I can’t stress how big of a margin 4-seconds is at this track, especially when you’re already running in the sub-1-minute zone.
It’s really great to see Seyama-san and the guys at ADMIX still developing this BNR32 Skyline GT-R. It’s also great to see that the base body is still wearing the deep red/purple-infused satin black paint that Nojima-san laid down over the Nissan’s bodywork at RAUH-Welt all those years ago.
Next up is the Wacky Mate FD3S Mazda RX-7, which is owned, driven and being developed by Kengo ‘Lock’ Suzuki, Under Suzuki’s younger brother.
This FD fits in rather well with the other cars I’ve shown you in this post, as it’s been around the traps for a long time too. Around a decade ago, Kengo built the RX-7 up into a sub-minute Tsukuba track car, but I guess having Under Suzuki as your older brother meant he couldn’t stop there. For years, the Mazda continued to go faster, but ultimately its 13B let go and Kengo hung up his racing gloves for a while.
When the time was right to bring the car back out, Kengo teamed up with Wacky Mate – no strangers to building fast Tsukuba specials, including their own BNR32 GT-R – to take the build to a new level altogether.
Today, the RX-7 not only sports a hard-tuned three-rotor 20B engine up front to generate the power necessary to put down serious times, but also a whole new exterior. Essentially, the once white FD3S is now a raw carbon fiber-cloaked beast, looking quite similar in style to Under Suzuki’s S15.
The car proudly wears the Under Suzuki branding on both the front lip spoiler, as well as the rear wing which is a serious piece of downforce-generating aero.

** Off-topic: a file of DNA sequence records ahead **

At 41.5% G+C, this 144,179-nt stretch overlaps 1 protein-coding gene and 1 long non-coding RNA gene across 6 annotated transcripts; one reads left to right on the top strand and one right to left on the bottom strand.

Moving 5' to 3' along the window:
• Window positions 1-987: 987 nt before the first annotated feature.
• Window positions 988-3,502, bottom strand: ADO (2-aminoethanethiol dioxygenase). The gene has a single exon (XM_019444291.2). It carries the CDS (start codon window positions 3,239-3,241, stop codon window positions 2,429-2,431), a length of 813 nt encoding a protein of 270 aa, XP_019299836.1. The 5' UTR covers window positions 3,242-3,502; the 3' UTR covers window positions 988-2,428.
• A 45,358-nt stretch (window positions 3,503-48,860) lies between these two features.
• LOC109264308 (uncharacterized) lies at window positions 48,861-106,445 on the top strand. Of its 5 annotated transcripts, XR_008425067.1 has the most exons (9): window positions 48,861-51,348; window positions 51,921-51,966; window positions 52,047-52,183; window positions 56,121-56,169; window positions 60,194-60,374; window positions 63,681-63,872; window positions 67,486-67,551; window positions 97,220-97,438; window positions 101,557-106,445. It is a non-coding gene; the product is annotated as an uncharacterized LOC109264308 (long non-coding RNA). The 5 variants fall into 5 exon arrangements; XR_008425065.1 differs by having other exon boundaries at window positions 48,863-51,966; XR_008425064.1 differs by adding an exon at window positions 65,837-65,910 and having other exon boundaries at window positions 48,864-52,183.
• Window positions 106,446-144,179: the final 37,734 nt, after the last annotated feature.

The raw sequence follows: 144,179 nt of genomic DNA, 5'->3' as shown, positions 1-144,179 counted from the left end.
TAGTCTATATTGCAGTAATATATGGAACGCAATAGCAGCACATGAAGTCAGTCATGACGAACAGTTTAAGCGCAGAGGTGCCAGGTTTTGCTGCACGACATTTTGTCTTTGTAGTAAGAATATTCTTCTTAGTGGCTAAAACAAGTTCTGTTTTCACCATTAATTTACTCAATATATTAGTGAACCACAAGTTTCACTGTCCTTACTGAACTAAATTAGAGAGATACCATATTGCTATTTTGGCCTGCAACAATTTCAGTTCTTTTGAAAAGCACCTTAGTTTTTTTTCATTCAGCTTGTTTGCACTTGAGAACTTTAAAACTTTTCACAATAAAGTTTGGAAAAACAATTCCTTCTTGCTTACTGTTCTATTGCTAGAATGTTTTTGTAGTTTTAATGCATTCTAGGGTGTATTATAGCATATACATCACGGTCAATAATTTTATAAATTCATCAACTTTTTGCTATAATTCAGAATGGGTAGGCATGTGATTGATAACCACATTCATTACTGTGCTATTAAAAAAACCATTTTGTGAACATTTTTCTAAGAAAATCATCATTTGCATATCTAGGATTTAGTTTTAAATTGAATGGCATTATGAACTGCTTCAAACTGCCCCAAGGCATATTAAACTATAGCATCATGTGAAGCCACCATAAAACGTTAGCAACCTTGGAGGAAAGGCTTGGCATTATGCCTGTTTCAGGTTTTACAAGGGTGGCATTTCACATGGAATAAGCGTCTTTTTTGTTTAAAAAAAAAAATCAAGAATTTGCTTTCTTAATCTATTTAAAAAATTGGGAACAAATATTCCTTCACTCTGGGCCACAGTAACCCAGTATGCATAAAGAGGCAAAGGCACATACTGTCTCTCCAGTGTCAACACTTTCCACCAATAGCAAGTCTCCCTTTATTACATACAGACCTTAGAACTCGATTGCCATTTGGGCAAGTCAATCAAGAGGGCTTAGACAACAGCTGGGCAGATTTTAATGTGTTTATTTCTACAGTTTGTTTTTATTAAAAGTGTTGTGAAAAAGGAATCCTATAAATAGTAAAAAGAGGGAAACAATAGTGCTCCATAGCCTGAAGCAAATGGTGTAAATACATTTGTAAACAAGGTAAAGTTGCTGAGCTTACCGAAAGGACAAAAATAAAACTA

Check out the extensions. There are even canards on the outside sections to make the best use of passing airflow.
Kengo managed a best of 55.548″ on the day, which is quick. But this is one car we can definitely expect to see even quicker lap times from once it’s been fully dialed in.
Last, but definitely not least is the GNR Racing/Garage Rise Up EK9 Honda Civic Type R, which repeated its performance in 2022 by coming away from Attack Tsukuba with new FF record. This time around it was a manic 55″144, and it was actually set during the Friday test day.
What’s even more impressive about this lap time, is that the Honda is naturally aspirated.
I should mention too, that being based in Sapporo, Hokkaido, right in the north of Japan, means that Tsukuba track time is always very limited for the GNR/Rise Up team. So to have achieve what they have with this car is simply amazing.
The Civic is a pleasure to look over, starting with a dry carbon fiber front diffuser, the impressive diet it’s been put on (it tips the scales at just 850kg!) and the aggressive staggered setup with 18-inch 295-section tires at the front and 17-inch 225s at the rear.
At the center of it all is a stroked 2.7-liter K-series engine, which currently makes somewhere in the vicinity of 350hp. You can see how much of the stock chassis has been cut away up front.
The EK9’s most impactful angle has to be the rear where you’ll find the dry carbon hatch and a massive wing that drapes over the car, sitting on a pair of stays that double up as aero fins.
This build and the all the others I’ve shown over the course of our Attack Tsukuba 2023 coverage is proof enough I think, that Japanese time attack is right now the strongest it’s ever been. And that can only be a good thing.
Dino Dalle Carbonare